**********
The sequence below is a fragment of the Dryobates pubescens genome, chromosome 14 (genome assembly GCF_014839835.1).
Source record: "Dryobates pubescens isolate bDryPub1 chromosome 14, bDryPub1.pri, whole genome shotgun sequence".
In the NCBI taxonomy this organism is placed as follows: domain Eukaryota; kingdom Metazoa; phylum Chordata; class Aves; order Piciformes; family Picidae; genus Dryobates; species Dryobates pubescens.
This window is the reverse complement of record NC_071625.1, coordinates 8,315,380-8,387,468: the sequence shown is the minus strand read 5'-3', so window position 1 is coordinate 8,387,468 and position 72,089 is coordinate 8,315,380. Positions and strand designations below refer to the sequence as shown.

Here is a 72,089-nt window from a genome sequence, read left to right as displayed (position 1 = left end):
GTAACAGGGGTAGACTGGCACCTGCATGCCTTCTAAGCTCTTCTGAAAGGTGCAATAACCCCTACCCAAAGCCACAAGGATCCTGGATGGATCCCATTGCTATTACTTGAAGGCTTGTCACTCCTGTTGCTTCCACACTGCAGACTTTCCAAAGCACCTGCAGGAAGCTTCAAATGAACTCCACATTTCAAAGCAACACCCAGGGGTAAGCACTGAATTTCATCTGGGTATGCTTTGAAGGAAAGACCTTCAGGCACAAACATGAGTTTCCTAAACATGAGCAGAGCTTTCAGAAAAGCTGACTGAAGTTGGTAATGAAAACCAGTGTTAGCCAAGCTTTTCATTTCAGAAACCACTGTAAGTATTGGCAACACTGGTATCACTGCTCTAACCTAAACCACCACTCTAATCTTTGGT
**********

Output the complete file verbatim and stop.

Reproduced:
The sequence below is a fragment of the Dryobates pubescens genome, chromosome 14 (genome assembly GCF_014839835.1).
Source record: "Dryobates pubescens isolate bDryPub1 chromosome 14, bDryPub1.pri, whole genome shotgun sequence".
In the NCBI taxonomy this organism is placed as follows: domain Eukaryota; kingdom Metazoa; phylum Chordata; class Aves; order Piciformes; family Picidae; genus Dryobates; species Dryobates pubescens.
This window is the reverse complement of record NC_071625.1, coordinates 8,315,380-8,387,468: the sequence shown is the minus strand read 5'-3', so window position 1 is coordinate 8,387,468 and position 72,089 is coordinate 8,315,380. Positions and strand designations below refer to the sequence as shown.

Here is a 72,089-nt window from a genome sequence, read left to right as displayed (position 1 = left end):
GTAACAGGGGTAGACTGGCACCTGCATGCCTTCTAAGCTCTTCTGAAAGGTGCAATAACCCCTACCCAAAGCCACAAGGATCCTGGATGGATCCCATTGCTATTACTTGAAGGCTTGTCACTCCTGTTGCTTCCACACTGCAGACTTTCCAAAGCACCTGCAGGAAGCTTCAAATGAACTCCACATTTCAAAGCAACACCCAGGGGTAAGCACTGAATTTCATCTGGGTATGCTTTGAAGGAAAGACCTTCAGGCACAAACATGAGTTTCCTAAACATGAGCAGAGCTTTCAGAAAAGCTGACTGAAGTTGGTAATGAAAACCAGTGTTAGCCAAGCTTTTCATTTCAGAAACCACTGTAAGTATTGGCAACACTGGTATCACTGCTCTAACCTAAACCACCACTCTAATCTTTGGT